From the author of Rebecca of Sunnybrook Farm, this book tells the story of a widow and her four children, forced to leave their home due to financial difficulties, and move to the “Yellow House” in turn of the century Beulah, Maine. The Disney movie “Summer Magic” starring Hayley Mills was loosely based on this book.
Mrs. George de Horne Vaizey
Pixie is older, her world becomes wider. The stories of her sister Bridgie and her brother Jack emerge, and also that of an intriguing neighbor, Miss Sylvia Trevor.
With affectionate humor, Mr. Walpole tells the story of Jeremy and his two sisters, Helen and Mary Cole, who grow up in Polchester, a quiet English Cathedral town. There is the Jampot, who is the nurse ; Hamlet, the stray dog ; Uncle Samuel, who paints pictures and is altogether 'queer’; of course, Mr. and Mrs. Cole, and Aunt Amy. Mr. Walpole has given his narrative a rare double appeal, for it not only recreates for the adult the illusion of his own happiest youth, but it unfolds for the child-reader a genuine and moving experience with real people and pleasant things. No child will fail to love the birthday in the Cole household, the joyous departure for the sea and the country in the long vacation. ( Joseph Hergesheimer, Hugh Walpole: An Appreciation, 1919, p 38 and david wales)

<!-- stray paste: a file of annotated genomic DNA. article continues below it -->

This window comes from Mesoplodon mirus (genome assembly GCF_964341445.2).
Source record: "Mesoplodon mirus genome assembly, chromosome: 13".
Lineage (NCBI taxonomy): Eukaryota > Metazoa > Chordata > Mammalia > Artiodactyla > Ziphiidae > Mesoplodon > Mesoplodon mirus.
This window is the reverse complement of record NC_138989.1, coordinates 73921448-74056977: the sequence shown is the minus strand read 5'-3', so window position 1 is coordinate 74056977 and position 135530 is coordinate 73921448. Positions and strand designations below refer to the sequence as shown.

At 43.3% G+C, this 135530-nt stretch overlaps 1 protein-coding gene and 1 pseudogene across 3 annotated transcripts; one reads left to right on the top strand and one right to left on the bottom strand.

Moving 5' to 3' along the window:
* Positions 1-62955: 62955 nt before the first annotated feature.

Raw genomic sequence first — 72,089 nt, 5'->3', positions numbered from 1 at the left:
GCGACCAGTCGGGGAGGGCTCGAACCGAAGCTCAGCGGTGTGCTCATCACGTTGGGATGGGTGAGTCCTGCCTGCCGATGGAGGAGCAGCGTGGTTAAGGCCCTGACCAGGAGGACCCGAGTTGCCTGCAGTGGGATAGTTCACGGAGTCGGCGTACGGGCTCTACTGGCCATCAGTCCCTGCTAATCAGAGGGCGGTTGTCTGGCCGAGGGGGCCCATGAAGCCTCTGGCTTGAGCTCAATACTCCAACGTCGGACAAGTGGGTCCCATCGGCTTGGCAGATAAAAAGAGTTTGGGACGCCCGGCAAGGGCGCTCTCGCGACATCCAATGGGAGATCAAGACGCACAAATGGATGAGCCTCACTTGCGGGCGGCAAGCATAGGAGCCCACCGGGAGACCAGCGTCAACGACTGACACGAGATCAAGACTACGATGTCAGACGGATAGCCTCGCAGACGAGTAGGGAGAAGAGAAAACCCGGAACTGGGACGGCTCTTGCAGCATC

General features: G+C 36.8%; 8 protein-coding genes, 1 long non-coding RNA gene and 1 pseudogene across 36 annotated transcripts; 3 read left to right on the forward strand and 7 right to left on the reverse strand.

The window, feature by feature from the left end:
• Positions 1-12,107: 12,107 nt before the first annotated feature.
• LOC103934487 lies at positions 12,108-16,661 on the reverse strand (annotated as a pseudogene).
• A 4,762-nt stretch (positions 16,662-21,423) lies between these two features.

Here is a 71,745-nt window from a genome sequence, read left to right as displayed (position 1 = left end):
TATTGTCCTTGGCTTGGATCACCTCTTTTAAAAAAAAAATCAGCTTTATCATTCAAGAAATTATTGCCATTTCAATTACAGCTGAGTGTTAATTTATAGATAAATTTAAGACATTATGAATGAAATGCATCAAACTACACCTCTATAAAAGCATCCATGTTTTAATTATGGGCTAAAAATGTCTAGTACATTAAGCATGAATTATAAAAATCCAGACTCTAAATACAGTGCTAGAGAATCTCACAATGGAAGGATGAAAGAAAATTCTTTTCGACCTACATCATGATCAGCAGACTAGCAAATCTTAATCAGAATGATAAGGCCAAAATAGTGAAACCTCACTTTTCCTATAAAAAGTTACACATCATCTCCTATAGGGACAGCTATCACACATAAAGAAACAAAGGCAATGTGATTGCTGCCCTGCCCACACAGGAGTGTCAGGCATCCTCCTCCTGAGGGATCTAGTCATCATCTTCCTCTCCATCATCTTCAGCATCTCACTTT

Laura Lee Hope
In book 9 of the Bobbsey Twins series, the twins and their family visit New York City. Adventure awaits around every corner as the twins explore the big city.
Laura Rountree Smith
Short funny stories for children that not only are fun to read and listen to, but have neat rhymes in each story. So if you like a bit of poetry thrown in amid the prose, these are for you.
Annie Fellows Johnston
A continuation of the adventures of Mary Ware, the chum of the Little Colonel and the heroine of the tenth volume in the "Little Colonel" series. Mary Ware goes to Texas where during a winter with her mother and Jack in San Antonio and the hill country she has new and varied experiences which are entertainingly set down for the enjoyment of young readers. (Book Review Digest 1911)